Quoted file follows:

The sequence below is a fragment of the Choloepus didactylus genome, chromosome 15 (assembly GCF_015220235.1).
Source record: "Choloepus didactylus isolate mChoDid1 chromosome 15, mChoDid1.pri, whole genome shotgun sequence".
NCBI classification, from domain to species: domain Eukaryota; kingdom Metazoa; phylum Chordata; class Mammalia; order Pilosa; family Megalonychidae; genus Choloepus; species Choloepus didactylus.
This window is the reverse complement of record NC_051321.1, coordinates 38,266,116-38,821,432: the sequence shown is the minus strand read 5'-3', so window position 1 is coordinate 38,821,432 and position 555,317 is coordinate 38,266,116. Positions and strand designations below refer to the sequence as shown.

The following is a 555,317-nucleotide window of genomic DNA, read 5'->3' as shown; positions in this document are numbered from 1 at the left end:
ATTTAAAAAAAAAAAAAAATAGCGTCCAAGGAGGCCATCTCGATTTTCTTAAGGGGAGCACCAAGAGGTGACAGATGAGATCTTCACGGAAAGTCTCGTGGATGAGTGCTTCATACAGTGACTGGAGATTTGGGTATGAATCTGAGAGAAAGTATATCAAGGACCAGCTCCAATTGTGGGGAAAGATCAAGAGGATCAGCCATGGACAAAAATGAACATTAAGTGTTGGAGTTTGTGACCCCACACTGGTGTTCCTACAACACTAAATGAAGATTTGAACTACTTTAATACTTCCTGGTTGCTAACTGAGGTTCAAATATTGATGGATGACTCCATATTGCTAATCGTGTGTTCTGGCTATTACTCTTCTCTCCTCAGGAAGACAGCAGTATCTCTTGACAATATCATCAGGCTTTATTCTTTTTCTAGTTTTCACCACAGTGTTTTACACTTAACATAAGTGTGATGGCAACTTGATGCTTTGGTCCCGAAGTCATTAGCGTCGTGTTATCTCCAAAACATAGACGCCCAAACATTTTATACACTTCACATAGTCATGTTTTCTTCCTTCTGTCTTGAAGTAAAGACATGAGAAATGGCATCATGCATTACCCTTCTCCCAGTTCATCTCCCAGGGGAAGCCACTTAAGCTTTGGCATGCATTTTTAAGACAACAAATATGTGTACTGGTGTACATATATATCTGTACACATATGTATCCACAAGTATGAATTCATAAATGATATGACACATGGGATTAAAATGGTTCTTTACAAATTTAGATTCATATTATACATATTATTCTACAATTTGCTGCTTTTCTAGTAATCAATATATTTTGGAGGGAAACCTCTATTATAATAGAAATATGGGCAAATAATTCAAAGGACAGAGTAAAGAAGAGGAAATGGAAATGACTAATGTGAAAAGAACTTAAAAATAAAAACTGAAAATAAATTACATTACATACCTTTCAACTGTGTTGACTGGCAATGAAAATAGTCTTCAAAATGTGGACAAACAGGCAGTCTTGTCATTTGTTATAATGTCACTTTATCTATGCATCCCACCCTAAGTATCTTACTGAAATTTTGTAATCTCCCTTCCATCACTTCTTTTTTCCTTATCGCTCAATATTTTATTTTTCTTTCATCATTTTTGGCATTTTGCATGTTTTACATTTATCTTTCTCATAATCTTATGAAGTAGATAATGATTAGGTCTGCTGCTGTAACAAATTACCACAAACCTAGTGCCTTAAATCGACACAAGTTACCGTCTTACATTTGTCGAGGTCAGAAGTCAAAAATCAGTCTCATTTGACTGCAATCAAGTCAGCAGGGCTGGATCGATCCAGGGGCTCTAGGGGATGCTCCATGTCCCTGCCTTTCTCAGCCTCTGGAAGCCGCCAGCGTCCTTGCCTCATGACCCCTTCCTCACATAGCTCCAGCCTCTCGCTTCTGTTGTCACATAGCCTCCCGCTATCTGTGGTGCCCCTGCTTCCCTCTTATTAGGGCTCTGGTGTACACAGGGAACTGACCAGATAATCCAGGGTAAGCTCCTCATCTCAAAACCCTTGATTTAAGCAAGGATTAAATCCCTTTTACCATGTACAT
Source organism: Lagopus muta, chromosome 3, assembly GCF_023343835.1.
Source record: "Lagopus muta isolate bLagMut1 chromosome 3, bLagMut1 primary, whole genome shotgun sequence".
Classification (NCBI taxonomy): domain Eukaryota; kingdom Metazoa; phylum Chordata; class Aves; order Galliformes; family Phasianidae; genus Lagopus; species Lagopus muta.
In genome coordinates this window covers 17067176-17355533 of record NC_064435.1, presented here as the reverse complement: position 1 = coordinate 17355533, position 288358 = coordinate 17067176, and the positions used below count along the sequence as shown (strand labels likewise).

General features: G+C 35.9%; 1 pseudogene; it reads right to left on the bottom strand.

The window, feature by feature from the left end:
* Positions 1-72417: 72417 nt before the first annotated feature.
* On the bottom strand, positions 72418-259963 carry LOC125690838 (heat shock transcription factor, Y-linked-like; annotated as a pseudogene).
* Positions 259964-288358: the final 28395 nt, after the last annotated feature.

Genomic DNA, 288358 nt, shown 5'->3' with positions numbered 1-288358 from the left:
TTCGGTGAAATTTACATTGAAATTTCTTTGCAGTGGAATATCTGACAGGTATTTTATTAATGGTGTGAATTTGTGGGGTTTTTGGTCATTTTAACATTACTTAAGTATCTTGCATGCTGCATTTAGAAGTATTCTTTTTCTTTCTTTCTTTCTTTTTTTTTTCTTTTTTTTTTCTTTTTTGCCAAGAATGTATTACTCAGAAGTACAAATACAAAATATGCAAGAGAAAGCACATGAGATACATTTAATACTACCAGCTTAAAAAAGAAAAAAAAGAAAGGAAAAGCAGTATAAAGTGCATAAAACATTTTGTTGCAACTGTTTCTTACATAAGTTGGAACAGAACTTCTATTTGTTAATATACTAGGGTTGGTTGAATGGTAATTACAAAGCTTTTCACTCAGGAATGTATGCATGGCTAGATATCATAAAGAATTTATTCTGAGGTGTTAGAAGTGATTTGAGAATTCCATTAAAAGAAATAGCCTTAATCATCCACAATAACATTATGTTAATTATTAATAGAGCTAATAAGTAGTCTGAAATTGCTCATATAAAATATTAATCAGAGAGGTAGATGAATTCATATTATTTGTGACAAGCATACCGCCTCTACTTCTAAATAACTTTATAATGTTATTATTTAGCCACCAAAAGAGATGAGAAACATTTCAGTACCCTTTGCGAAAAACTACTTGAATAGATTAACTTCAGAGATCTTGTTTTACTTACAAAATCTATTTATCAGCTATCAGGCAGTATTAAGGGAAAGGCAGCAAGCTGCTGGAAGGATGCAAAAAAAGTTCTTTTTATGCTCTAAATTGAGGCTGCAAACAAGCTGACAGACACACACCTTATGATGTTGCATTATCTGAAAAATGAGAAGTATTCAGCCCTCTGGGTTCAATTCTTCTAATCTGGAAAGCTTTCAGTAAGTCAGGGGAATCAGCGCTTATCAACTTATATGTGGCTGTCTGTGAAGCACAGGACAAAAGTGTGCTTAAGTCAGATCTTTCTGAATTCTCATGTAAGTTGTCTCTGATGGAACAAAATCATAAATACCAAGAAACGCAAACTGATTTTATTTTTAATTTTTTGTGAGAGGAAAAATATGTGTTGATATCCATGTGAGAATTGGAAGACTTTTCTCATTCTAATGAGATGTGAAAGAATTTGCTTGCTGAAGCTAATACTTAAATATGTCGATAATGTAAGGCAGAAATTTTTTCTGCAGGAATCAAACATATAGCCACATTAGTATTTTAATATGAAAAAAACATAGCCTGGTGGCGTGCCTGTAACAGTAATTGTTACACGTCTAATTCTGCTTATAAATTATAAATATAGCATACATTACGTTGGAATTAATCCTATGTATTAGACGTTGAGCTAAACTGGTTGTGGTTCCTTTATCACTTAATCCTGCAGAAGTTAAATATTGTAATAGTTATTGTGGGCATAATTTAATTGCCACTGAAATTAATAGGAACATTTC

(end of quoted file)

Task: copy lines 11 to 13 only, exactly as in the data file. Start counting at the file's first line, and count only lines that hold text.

General features: G+C 35.9%; 1 pseudogene; it reads right to left on the bottom strand.

The window, feature by feature from the left end:
* Positions 1-72417: 72417 nt before the first annotated feature.